1995: 29.4%
2013: 22.9%

So, contrary to Wing’s weak assertion that the availability of medical marijuana has impacted teen use, young people are actually smoking less pot than they were before there were any dispensaries at all.

Seattle Teens Smoke More Pot Because of MMJ? Really?

But if Wing’s claims are true, then surely Seattle teens must smoke a LOT more marijuana than their peers nationwide, right? I mean, there are more than 200 medical marijuana dispensaries currently operating in Seattle — if these places really make pot more available to youngsters, that would show in the numbers.

Well, guess what? What shows in the numbers is that Seattle kids smoke less pot than the nationwide average. Could it be that the “medicalization” of marijuana made it less attractive? It certainly didn’t make it more available to teens, as Wing ridiculously claims.

Let’s take a look, shall we?

Seattle vs USA in 2013

Ever used marijuana (one or more times during their life)
Seattle: 35.2%
USA: 40.7%

Tried marijuana before age 13 years (for the first time)
Seattle: 8.2%
USA: 8.6%

Currently used marijuana (one or more times during the 30 days before the survey)
Seattle: 22.9%
USA: 23.4%

So there you have it: The wide medical availability of marijuana in Seattle does NOT mean that it is more available to teenagers. It means it is more available to patients. 

Don’t Believe the Hype

Steve Sarich, Cannabis Action Coalition: "Quote" [Associated Press]
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Steve Sarich, Cannabis Action Coalition:
“To use this as yet another excuse for registering all the medical cannabis patients in Washington is nothing but an obvious scare tactic to push the agenda of law enforcement”

Activist Steve Sarich of the Seattle-based Cannabis Action Coalition has already pushed for legislation that would stop any unethical clinics from providing medical marijuana authorizations to anyone, including those under 21, who don’t have proof of a qualifying condition under the law.

“Unfortunately, there are those in the Legislature that would rather not solve the problem, so they have something negative to point to,” Sarich told Toke Signals Monday morning. “The Cannabis Action Coalition will try again to get this legislation passed in the 2015 session, but you can bet that Rep. Eileen Cody will make sure the legislation doesn’t get a hearing.”

“Reputable clinics will not write recommendations for those under 21 without a parent present, and without written consent from the parents,” Sarich said. “The press is continuing to publish stories that imply that the medical community supports unethical behavior, and nothing could be farther from the truth.”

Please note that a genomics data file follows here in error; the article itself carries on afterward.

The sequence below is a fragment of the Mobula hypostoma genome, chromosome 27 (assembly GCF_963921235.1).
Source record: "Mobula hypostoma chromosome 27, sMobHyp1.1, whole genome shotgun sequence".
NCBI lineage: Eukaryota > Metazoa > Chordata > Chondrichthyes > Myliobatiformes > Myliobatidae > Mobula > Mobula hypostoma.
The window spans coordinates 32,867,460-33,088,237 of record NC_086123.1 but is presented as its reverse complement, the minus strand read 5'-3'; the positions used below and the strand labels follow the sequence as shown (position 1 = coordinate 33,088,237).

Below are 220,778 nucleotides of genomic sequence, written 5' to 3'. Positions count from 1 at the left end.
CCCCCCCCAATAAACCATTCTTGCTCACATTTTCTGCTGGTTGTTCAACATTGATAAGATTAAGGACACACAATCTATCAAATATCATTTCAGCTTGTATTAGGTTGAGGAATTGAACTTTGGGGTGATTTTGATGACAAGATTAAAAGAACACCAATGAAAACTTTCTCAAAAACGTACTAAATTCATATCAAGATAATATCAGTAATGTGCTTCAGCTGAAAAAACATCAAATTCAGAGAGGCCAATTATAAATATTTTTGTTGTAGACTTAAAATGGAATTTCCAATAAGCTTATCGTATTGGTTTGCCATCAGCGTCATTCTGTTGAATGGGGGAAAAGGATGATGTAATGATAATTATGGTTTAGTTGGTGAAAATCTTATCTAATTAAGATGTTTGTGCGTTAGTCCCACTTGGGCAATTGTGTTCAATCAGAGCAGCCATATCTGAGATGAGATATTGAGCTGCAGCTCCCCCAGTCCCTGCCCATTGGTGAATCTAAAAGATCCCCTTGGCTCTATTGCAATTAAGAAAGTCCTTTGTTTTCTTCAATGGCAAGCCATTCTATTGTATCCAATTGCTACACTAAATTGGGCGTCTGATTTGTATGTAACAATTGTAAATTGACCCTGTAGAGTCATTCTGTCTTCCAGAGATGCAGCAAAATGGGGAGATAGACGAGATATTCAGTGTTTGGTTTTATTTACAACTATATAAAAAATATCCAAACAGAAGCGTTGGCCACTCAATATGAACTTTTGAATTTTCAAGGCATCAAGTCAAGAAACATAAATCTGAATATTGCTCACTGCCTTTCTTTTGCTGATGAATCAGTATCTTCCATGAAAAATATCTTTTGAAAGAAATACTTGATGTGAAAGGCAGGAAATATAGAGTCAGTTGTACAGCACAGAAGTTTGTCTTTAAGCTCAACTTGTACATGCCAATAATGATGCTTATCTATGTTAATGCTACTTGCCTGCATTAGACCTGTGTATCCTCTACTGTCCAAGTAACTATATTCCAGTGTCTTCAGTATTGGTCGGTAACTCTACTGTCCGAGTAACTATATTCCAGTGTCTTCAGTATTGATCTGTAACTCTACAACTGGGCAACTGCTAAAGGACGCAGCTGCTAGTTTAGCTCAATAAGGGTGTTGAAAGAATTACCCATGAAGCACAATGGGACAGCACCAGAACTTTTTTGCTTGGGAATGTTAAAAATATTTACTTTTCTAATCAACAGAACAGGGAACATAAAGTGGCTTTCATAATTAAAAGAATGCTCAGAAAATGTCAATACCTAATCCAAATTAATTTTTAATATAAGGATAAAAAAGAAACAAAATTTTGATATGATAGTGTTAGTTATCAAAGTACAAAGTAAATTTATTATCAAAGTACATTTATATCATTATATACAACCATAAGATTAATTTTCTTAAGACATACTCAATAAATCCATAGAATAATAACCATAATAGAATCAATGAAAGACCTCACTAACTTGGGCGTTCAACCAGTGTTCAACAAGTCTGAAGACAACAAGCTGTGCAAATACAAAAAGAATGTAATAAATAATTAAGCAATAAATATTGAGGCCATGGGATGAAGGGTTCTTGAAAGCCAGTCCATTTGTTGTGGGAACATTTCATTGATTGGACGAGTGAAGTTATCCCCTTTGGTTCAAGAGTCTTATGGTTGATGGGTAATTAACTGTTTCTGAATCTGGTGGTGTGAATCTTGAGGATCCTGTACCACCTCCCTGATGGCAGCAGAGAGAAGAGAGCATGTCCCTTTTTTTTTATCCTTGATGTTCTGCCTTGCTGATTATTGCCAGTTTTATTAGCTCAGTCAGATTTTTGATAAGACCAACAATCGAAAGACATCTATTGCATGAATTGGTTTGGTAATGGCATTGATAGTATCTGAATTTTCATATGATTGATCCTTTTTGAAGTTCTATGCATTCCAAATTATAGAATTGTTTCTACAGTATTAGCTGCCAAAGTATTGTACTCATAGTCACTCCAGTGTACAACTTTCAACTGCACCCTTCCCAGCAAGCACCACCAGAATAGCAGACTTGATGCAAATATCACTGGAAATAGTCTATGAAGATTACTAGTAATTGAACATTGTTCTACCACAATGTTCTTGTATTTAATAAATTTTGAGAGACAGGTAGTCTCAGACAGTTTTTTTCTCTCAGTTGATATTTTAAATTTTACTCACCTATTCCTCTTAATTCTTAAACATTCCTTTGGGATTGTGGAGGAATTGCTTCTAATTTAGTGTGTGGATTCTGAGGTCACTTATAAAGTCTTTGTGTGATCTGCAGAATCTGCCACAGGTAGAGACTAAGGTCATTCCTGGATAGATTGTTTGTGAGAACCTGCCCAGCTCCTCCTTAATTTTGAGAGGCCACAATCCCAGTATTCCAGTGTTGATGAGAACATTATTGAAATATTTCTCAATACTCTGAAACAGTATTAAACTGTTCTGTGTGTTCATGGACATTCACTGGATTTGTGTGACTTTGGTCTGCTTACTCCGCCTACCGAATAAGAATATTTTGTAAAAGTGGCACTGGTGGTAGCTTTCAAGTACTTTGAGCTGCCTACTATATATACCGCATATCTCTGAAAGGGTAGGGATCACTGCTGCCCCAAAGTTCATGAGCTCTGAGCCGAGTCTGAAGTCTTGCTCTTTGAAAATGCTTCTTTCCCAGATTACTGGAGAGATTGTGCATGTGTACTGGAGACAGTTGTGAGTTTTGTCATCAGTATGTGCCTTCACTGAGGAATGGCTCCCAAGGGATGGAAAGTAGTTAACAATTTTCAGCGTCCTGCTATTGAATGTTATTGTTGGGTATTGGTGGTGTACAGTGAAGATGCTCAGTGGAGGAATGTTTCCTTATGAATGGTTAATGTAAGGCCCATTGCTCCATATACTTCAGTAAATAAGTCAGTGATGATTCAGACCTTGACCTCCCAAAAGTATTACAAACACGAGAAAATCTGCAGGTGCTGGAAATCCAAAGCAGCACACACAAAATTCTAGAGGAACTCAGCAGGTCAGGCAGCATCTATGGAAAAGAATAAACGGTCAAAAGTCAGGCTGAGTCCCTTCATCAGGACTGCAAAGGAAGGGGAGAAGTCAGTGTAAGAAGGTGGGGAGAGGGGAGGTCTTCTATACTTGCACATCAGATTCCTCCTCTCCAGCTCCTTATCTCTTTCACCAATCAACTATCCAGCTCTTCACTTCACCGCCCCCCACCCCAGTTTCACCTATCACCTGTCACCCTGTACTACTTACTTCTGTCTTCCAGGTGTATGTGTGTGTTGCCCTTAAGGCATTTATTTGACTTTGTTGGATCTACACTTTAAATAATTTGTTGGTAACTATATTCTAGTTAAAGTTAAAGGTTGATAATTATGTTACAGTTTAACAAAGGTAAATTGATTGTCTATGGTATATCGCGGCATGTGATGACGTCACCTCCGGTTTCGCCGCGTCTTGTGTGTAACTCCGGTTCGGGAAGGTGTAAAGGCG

“The Legislature should quit spending all their efforts trying to get a patient registry and stop trying to force us into the already failing Liquor Control Board system, and concentrate on passing reasonable medical cannabis legislation to close the loopholes that are being used by disreputable clinic owners,” Sarich said.

“The Department of Corrections recently announced that convicted criminals who are currently on parole will be allowed to buy and use cannabis, without being registered,” Sarich pointed out. “Now they’re trying to justify a patient registry to ‘save the children’?”

“These people have proven that they lack any scruples whatsoever,” Sarich said. “Even Senator Rivers pointed out on the floor of the Senate that it’s law enforcement that is pushing for a registry. There is certainly no medical justification to register patients.”

“To use this as yet another excuse for registering all the medical cannabis patients in Washington is nothing but an obvious scare tactic to push the agenda of law enforcement,” Sarich said. “These legislators might try working with the patient community for a change, instead of simply trying to enforce the will of the law enforcement lobby on us.”

“If they think that a patient registry will somehow keep teenagers from getting their hands on marijuana, they’re simply ignoring the fact that marijuana is readily available in every high school in this state and blaming the patient community is just one more slap in the face of every medical cannabis patient,” Sarich said.

“Teenagers don’t need a medical recommendation to get pot,” Sarich said. “And all the talk of increasing penalties for kids is doing nothing more than stepping up the failed War On Drugs and saddling our youth with criminal records that will impact them for the rest of their lives. In case no one noticed, every new penalty they’ve tried has been an abject failure in reducing teen use of marijuana.”

“You want a solution? Let’s stop our schools from teaching our kids that marijuana is like meth and will ‘fry your brain,'” Sarich said. “Once they figure out that they’re being lied to about marijuana, why would they believe the warnings about far more dangerous drugs?”